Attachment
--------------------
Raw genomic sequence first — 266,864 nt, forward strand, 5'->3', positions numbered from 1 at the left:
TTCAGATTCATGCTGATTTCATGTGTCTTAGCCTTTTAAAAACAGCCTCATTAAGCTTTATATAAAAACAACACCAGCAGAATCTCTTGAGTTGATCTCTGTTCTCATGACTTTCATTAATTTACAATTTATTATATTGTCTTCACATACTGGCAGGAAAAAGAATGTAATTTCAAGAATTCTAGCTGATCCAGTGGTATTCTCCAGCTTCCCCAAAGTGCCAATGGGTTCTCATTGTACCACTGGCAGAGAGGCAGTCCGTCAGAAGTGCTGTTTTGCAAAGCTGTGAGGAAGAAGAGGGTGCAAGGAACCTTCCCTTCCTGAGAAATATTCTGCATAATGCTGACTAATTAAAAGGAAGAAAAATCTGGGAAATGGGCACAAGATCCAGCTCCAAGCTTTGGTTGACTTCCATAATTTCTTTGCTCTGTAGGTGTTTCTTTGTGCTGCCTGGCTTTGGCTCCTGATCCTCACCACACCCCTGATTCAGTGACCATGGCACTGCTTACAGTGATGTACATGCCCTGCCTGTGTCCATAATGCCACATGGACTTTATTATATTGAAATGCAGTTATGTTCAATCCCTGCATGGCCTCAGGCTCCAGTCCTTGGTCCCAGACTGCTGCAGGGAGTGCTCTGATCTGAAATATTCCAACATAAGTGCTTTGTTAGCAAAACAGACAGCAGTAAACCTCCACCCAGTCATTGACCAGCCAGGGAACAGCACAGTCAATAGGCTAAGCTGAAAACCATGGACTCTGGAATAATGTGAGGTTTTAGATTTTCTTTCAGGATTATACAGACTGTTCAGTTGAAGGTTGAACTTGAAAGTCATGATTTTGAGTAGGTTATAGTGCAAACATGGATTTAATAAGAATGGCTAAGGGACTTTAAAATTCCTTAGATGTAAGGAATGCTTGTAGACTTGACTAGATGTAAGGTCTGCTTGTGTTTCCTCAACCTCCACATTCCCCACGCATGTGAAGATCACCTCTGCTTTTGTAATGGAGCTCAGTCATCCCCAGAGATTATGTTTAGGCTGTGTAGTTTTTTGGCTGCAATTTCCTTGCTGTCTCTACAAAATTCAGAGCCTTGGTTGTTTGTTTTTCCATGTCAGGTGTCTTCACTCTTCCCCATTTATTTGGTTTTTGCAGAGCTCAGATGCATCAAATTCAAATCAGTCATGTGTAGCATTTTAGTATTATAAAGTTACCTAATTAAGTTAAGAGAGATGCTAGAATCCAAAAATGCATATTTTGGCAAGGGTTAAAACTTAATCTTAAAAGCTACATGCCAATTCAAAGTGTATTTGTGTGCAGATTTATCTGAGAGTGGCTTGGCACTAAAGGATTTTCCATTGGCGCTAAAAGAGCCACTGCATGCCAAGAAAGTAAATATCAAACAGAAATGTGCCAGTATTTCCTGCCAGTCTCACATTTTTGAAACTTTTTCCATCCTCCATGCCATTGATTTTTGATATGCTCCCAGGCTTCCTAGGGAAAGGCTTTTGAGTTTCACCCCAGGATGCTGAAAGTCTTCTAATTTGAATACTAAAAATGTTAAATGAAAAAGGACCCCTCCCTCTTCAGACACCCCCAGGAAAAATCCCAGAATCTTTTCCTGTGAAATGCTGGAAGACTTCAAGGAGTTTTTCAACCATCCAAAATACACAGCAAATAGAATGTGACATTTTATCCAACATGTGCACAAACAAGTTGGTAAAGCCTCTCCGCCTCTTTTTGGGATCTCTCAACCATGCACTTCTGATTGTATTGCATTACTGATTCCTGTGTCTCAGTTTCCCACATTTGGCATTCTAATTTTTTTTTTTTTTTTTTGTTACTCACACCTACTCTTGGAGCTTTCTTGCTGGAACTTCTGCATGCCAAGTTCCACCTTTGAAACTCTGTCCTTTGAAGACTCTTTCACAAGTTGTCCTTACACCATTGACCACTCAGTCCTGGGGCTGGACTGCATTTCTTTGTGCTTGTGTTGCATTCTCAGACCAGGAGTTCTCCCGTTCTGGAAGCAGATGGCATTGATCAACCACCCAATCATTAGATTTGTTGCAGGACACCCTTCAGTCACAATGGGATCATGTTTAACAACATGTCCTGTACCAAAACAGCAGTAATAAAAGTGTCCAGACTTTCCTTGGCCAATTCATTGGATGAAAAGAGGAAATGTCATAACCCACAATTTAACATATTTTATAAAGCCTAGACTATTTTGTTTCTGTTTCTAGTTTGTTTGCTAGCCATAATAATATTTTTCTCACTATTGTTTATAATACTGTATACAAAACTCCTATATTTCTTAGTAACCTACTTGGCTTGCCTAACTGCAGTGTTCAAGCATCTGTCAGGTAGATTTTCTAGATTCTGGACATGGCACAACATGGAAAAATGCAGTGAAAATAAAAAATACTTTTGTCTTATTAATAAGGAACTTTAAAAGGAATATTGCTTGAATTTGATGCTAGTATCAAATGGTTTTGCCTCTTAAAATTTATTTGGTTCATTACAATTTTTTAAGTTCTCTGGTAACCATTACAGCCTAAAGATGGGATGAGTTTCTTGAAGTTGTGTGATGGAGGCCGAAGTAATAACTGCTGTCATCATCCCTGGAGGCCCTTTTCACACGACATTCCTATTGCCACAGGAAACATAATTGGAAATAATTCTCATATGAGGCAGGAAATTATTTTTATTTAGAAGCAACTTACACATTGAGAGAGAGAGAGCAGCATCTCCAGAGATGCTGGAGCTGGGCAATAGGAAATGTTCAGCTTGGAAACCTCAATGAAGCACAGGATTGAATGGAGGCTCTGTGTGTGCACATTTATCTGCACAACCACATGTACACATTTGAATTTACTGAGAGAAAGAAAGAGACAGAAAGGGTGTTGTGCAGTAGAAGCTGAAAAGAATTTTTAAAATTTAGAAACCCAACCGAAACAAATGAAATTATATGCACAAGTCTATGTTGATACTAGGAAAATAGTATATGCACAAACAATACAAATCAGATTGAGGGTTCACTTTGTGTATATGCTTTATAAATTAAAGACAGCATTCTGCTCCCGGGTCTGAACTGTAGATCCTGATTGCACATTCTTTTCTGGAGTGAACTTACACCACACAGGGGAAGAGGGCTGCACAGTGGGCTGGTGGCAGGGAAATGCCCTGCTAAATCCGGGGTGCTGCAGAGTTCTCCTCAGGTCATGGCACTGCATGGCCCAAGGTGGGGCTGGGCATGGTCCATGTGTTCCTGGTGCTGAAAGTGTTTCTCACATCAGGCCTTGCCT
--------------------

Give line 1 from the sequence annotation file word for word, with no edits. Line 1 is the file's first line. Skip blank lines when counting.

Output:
Raw genomic sequence first — 266,864 nt, forward strand, 5'->3', positions numbered from 1 at the left: